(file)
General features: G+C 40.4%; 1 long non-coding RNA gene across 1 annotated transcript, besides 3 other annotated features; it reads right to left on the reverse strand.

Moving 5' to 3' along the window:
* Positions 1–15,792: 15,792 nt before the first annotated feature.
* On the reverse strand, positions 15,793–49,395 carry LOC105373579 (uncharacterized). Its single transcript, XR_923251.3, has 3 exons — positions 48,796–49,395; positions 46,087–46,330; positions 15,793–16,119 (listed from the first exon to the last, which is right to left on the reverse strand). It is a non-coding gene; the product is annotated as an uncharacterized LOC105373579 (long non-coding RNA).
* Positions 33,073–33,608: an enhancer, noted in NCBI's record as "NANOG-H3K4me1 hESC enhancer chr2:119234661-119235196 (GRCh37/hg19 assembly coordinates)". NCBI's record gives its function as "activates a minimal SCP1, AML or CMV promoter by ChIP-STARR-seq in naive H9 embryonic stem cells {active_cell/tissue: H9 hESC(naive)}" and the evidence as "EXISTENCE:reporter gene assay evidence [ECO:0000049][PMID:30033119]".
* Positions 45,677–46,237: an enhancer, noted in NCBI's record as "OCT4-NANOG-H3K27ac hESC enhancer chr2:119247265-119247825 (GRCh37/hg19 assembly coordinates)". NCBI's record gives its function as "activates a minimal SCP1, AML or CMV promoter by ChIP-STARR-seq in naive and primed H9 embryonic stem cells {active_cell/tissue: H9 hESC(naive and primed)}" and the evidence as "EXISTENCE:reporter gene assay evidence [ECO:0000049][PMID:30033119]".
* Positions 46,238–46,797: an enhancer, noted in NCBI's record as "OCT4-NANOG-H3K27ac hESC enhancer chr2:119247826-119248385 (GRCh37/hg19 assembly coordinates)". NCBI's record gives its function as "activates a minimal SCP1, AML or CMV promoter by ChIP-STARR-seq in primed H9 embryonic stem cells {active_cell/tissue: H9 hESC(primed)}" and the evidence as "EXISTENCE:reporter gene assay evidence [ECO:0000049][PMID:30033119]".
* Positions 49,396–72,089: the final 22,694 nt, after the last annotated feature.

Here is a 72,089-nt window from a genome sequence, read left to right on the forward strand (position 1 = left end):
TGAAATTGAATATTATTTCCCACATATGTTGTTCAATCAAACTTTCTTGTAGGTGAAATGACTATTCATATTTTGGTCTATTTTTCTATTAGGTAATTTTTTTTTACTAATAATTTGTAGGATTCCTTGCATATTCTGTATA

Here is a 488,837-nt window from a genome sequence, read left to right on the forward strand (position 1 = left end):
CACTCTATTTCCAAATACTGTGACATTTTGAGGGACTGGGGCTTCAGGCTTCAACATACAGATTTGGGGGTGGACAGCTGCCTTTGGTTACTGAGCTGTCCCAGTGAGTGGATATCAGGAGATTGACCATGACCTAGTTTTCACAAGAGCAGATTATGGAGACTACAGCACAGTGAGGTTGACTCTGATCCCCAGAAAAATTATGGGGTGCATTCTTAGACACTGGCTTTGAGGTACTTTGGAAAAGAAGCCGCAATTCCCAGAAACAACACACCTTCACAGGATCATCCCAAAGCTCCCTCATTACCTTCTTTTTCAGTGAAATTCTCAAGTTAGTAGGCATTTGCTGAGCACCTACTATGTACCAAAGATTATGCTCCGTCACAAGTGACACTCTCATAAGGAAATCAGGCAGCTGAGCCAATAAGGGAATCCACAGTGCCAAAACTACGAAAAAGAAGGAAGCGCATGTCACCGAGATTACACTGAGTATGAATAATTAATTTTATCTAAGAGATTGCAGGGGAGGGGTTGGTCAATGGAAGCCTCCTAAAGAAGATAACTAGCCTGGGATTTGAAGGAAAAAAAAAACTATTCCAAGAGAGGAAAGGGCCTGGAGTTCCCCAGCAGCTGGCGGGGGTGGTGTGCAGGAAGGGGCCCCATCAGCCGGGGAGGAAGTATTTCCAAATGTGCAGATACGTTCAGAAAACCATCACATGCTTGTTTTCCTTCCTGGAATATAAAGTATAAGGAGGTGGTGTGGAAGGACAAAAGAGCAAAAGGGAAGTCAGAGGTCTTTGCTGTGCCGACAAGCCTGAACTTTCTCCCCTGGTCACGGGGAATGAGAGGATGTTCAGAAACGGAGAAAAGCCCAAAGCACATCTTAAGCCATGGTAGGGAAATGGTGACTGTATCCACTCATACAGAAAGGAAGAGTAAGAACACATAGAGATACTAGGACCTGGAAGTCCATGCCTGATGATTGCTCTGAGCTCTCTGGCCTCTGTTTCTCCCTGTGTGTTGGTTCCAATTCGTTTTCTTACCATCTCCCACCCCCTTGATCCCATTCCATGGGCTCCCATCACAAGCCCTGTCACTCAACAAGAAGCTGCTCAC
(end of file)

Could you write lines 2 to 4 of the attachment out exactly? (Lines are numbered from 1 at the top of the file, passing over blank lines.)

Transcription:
Moving 5' to 3' along the window:
* Positions 1–15,792: 15,792 nt before the first annotated feature.
* On the reverse strand, positions 15,793–49,395 carry LOC105373579 (uncharacterized). Its single transcript, XR_923251.3, has 3 exons — positions 48,796–49,395; positions 46,087–46,330; positions 15,793–16,119 (listed from the first exon to the last, which is right to left on the reverse strand). It is a non-coding gene; the product is annotated as an uncharacterized LOC105373579 (long non-coding RNA).